The Islamic State needs to be fought militarily, but the underlying causes of frustration and marginalization also have to be addressed.
Jordan’s participation in the fight against the Islamic State, particularly outside its borders, is problematic to some Jordanians. With the pilot hostage situation, the government is caught between two very bad situations.
Members of the Jordanian pilot’s tribe have protested in Amman, pressuring the government to agree to an exchange.
Jordan has been deeply concerned about the effect of Syria’s civil war on its security. It has taken several counterterrorism measures, but its strategy in combating the threat of radicalism has been flawed.
This all-day conference examined the local and regional roots of the growing violence, fragmentation, and instability gripping the Middle East today.
Many Arab governments are fueling the very extremism they purport to fight and looking for U.S. cover. Washington should play the long game.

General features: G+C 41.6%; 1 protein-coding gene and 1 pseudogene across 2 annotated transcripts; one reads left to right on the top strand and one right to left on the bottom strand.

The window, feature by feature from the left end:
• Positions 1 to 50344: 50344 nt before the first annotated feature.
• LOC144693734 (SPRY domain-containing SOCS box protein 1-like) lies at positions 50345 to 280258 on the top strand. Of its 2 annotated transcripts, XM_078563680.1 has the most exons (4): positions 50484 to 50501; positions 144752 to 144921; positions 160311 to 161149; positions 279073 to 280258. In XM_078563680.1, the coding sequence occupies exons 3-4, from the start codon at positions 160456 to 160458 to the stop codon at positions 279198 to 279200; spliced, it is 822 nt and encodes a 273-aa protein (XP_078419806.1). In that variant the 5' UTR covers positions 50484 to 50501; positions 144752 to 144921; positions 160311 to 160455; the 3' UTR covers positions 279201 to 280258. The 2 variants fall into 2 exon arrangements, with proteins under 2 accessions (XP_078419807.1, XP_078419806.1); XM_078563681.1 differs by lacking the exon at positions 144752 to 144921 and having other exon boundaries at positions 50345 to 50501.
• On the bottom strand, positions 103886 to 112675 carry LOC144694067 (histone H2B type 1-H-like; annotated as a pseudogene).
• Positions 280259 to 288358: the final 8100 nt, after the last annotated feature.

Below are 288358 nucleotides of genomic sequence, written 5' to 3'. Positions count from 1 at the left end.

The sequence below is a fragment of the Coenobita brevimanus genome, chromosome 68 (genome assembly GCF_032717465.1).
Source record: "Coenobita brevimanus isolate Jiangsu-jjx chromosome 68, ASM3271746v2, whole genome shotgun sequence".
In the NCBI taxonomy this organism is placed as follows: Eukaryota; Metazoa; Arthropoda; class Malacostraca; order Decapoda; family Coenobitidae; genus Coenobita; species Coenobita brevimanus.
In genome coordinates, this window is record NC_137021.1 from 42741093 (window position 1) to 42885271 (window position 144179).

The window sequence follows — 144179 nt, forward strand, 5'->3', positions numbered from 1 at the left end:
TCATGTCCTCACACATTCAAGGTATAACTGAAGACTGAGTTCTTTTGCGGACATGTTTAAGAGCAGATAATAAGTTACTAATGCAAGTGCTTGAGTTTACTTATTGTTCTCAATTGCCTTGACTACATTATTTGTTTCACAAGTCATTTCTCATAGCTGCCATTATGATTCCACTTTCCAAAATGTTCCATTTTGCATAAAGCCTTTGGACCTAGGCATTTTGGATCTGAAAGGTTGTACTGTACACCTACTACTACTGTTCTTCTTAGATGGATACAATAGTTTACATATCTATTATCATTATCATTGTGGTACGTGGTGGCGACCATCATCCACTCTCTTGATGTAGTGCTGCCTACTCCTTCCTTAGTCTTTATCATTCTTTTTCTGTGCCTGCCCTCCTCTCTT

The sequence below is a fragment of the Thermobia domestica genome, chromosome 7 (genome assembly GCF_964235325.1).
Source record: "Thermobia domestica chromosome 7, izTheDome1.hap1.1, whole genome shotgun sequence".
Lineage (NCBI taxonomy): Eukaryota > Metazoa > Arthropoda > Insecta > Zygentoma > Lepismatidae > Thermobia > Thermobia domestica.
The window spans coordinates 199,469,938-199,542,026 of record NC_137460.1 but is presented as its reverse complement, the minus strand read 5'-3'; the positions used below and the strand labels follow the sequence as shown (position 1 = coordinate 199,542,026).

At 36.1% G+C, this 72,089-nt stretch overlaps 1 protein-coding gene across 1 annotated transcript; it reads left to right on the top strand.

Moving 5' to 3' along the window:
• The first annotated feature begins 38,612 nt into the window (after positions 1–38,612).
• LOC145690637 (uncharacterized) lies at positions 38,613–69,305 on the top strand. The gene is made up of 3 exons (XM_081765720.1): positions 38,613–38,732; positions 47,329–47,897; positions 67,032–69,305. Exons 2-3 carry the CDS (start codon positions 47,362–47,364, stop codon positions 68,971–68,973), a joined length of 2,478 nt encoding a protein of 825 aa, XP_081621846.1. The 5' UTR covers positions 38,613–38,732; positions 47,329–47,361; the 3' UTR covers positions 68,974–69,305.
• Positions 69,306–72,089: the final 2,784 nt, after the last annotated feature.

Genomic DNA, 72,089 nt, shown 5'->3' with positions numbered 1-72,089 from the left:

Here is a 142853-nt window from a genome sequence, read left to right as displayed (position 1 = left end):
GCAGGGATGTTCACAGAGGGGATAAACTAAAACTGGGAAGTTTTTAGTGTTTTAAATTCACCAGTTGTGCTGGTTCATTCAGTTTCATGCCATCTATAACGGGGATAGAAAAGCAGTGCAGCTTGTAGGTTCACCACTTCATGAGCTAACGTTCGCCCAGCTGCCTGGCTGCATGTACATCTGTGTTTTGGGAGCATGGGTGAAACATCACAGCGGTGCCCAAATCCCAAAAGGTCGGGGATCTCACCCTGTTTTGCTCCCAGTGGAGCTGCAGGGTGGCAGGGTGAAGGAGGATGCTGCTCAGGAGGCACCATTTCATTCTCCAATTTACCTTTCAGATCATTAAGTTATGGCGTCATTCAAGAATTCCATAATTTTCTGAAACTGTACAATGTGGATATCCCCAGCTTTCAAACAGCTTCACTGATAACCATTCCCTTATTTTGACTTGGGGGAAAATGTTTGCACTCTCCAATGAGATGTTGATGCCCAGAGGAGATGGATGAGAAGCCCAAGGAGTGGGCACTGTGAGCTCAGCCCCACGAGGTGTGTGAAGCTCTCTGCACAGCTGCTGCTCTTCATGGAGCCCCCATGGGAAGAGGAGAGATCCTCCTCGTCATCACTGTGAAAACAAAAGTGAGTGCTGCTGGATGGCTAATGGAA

With a broad international effort underway to degrade and defeat the Islamic State of Iraq and the Levant (ISIL), David S. Cohen outlined the United States’ strategy to undermine the organization’s financial foundation.
While the Islamic State can be defeated militarily, the United States and regional countries will need to prevent the creation of more groups like it in the future.
While countries like Jordan will not participate militarily in the U.S. strategy against ISIS, it will provide much needed logistical and intelligence support and connections with the Sunni tribes of Iraq.
The most effective way to tackle the Syrian refugee crisis is for neighboring states to assume a leading role in development spending, infrastructure upgrading, and job creation.